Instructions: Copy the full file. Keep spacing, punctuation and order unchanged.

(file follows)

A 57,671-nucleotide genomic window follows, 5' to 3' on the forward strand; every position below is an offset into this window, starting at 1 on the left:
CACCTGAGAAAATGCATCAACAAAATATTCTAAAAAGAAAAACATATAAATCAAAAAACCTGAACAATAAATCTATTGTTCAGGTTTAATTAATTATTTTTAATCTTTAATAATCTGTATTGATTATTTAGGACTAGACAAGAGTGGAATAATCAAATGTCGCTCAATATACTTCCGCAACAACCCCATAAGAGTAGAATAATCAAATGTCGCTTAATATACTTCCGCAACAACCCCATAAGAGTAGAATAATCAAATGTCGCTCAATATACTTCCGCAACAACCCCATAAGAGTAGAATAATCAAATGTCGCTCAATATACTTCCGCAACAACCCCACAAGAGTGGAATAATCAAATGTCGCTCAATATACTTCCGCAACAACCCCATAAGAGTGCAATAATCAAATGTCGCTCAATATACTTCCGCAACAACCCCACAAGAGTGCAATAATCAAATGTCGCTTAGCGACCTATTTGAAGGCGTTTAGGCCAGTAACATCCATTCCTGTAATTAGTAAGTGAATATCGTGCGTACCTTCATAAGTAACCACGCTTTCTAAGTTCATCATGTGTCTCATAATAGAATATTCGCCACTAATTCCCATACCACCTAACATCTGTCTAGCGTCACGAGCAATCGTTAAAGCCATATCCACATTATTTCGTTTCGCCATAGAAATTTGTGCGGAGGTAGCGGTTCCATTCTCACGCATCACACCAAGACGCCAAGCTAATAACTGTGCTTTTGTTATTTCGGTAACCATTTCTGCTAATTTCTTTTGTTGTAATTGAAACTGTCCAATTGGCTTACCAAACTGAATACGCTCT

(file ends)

A 57,671-nucleotide genomic window follows, 5' to 3' on the forward strand; every position below is an offset into this window, starting at 1 on the left:
CACCTGAGAAAATGCATCAACAAAATATTCTAAAAAGAAAAACATATAAATCAAAAAACCTGAACAATAAATCTATTGTTCAGGTTTAATTAATTATTTTTAATCTTTAATAATCTGTATTGATTATTTAGGACTAGACAAGAGTGGAATAATCAAATGTCGCTCAATATACTTCCGCAACAACCCCATAAGAGTAGAATAATCAAATGTCGCTTAATATACTTCCGCAACAACCCCATAAGAGTAGAATAATCAAATGTCGCTCAATATACTTCCGCAACAACCCCATAAGAGTAGAATAATCAAATGTCGCTCAATATACTTCCGCAACAACCCCACAAGAGTGGAATAATCAAATGTCGCTCAATATACTTCCGCAACAACCCCATAAGAGTGCAATAATCAAATGTCGCTCAATATACTTCCGCAACAACCCCACAAGAGTGCAATAATCAAATGTCGCTTAGCGACCTATTTGAAGGCGTTTAGGCCAGTAACATCCATTCCTGTAATTAGTAAGTGAATATCGTGCGTACCTTCATAAGTAACCACGCTTTCTAAGTTCATCATGTGTCTCATAATAGAATATTCGCCACTAATTCCCATACCACCTAACATCTGTCTAGCGTCACGAGCAATCGTTAAAGCCATATCCACATTATTTCGTTTCGCCATAGAAATTTGTGCGGAGGTAGCGGTTCCATTCTCACGCATCACACCAAGACGCCAAGCTAATAACTGTGCTTTTGTTATTTCGGTAACCATTTCTGCTAATTTCTTTTGTTGTAATTGAAACTGTCCAATTGGCTTACCAAACTGAATACGCTCT